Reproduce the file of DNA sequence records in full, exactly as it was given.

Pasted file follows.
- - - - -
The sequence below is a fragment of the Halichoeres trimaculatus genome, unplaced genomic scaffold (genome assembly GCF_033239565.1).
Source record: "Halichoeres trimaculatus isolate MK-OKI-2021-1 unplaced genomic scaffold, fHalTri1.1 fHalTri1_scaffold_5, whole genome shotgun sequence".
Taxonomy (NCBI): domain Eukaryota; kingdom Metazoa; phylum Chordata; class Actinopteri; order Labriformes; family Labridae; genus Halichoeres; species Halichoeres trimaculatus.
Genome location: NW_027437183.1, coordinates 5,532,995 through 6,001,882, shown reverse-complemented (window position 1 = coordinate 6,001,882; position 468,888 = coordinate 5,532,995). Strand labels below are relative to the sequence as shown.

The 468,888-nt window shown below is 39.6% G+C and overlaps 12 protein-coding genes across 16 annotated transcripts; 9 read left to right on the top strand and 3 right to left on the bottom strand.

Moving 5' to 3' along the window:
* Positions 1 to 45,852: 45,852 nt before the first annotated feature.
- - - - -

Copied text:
The sequence below is a fragment of the Halichoeres trimaculatus genome, unplaced genomic scaffold (genome assembly GCF_033239565.1).
Source record: "Halichoeres trimaculatus isolate MK-OKI-2021-1 unplaced genomic scaffold, fHalTri1.1 fHalTri1_scaffold_5, whole genome shotgun sequence".
Taxonomy (NCBI): domain Eukaryota; kingdom Metazoa; phylum Chordata; class Actinopteri; order Labriformes; family Labridae; genus Halichoeres; species Halichoeres trimaculatus.
Genome location: NW_027437183.1, coordinates 5,532,995 through 6,001,882, shown reverse-complemented (window position 1 = coordinate 6,001,882; position 468,888 = coordinate 5,532,995). Strand labels below are relative to the sequence as shown.

The 468,888-nt window shown below is 39.6% G+C and overlaps 12 protein-coding genes across 16 annotated transcripts; 9 read left to right on the top strand and 3 right to left on the bottom strand.

Moving 5' to 3' along the window:
* Positions 1 to 45,852: 45,852 nt before the first annotated feature.